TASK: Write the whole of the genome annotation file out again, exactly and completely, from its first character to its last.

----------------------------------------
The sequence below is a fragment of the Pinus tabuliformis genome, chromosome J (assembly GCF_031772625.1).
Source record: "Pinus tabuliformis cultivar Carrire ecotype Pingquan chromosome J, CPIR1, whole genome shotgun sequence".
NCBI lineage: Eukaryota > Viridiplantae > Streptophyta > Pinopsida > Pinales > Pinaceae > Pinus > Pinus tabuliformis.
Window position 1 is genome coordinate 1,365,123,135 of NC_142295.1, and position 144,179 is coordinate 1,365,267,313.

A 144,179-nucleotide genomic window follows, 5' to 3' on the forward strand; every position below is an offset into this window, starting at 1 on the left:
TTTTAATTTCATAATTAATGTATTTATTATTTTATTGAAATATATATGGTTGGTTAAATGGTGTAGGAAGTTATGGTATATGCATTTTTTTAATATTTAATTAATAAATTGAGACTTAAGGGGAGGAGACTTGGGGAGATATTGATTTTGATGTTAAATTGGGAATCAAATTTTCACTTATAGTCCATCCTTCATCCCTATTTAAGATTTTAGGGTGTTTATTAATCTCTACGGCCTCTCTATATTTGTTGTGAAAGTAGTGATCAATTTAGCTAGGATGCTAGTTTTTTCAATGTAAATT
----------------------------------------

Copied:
The sequence below is a fragment of the Pinus tabuliformis genome, chromosome J (assembly GCF_031772625.1).
Source record: "Pinus tabuliformis cultivar Carrire ecotype Pingquan chromosome J, CPIR1, whole genome shotgun sequence".
NCBI lineage: Eukaryota > Viridiplantae > Streptophyta > Pinopsida > Pinales > Pinaceae > Pinus > Pinus tabuliformis.
Window position 1 is genome coordinate 1,365,123,135 of NC_142295.1, and position 144,179 is coordinate 1,365,267,313.

A 144,179-nucleotide genomic window follows, 5' to 3' on the forward strand; every position below is an offset into this window, starting at 1 on the left:
TTTTAATTTCATAATTAATGTATTTATTATTTTATTGAAATATATATGGTTGGTTAAATGGTGTAGGAAGTTATGGTATATGCATTTTTTTAATATTTAATTAATAAATTGAGACTTAAGGGGAGGAGACTTGGGGAGATATTGATTTTGATGTTAAATTGGGAATCAAATTTTCACTTATAGTCCATCCTTCATCCCTATTTAAGATTTTAGGGTGTTTATTAATCTCTACGGCCTCTCTATATTTGTTGTGAAAGTAGTGATCAATTTAGCTAGGATGCTAGTTTTTTCAATGTAAATT